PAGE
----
The US government has announced that it will aggressively pursue those who violate the decades-old US trade embargo with Cuba.
Attorney Acosta said the move would make prosecutions easier
A new task force has been set up to police the sanctions and those breaking them will face large fines.
The chief federal prosecutor in Florida said anyone who travelled illegally or traded with Cuba would be punished.
But critics say the move is an attempt to strengthen the Republican Party's vote ahead of congressional elections.
Miami-based US Attorney Alexander Acosta said the measures would allow the US to better enforce its sanctions against Cuba.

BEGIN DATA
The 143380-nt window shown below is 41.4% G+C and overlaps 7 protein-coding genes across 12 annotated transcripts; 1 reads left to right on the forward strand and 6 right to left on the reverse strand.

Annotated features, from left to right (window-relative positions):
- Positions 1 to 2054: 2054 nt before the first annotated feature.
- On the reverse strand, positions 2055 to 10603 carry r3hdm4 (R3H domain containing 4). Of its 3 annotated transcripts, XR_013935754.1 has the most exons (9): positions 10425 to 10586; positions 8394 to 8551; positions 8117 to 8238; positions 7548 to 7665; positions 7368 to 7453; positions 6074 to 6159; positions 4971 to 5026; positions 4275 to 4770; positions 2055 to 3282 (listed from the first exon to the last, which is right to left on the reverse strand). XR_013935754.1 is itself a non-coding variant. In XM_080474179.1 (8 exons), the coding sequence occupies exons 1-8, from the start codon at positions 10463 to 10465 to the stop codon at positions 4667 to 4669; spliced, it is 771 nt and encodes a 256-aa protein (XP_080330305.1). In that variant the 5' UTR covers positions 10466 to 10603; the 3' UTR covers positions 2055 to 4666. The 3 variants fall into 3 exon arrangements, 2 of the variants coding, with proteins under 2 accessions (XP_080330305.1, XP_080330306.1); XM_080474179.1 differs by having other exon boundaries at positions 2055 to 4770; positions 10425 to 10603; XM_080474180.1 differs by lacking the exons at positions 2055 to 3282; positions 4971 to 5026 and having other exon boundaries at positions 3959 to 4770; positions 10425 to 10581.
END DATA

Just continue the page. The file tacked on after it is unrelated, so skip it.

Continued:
"The purpose of the sanctions is to isolate the Castro regime economically and deprive the Castro regime of the US dollars it so desperately seeks," said Mr Acosta.
Miami is the unofficial capital of the Cuban exile community, a key segment of the Republican vote.
The BBC's Emilio San Pedro says such tough talk will be welcomed by the most conservative segments in the community who see the failing health of Cuban President Fidel Castro as an opportunity to bring about political change on the island.
Mr Acosta said anyone convicted of breaking the trade embargo would face the possibility of a 10-year prison sentence and a hefty fine.
The task force will include the FBI and law enforcement units from the Treasury, Homeland Security and Commerce departments.
It represents the latest move to tighten the restrictions on US-Cuba relations.
Limitations were first imposed in the early 1960s and have been expanded since.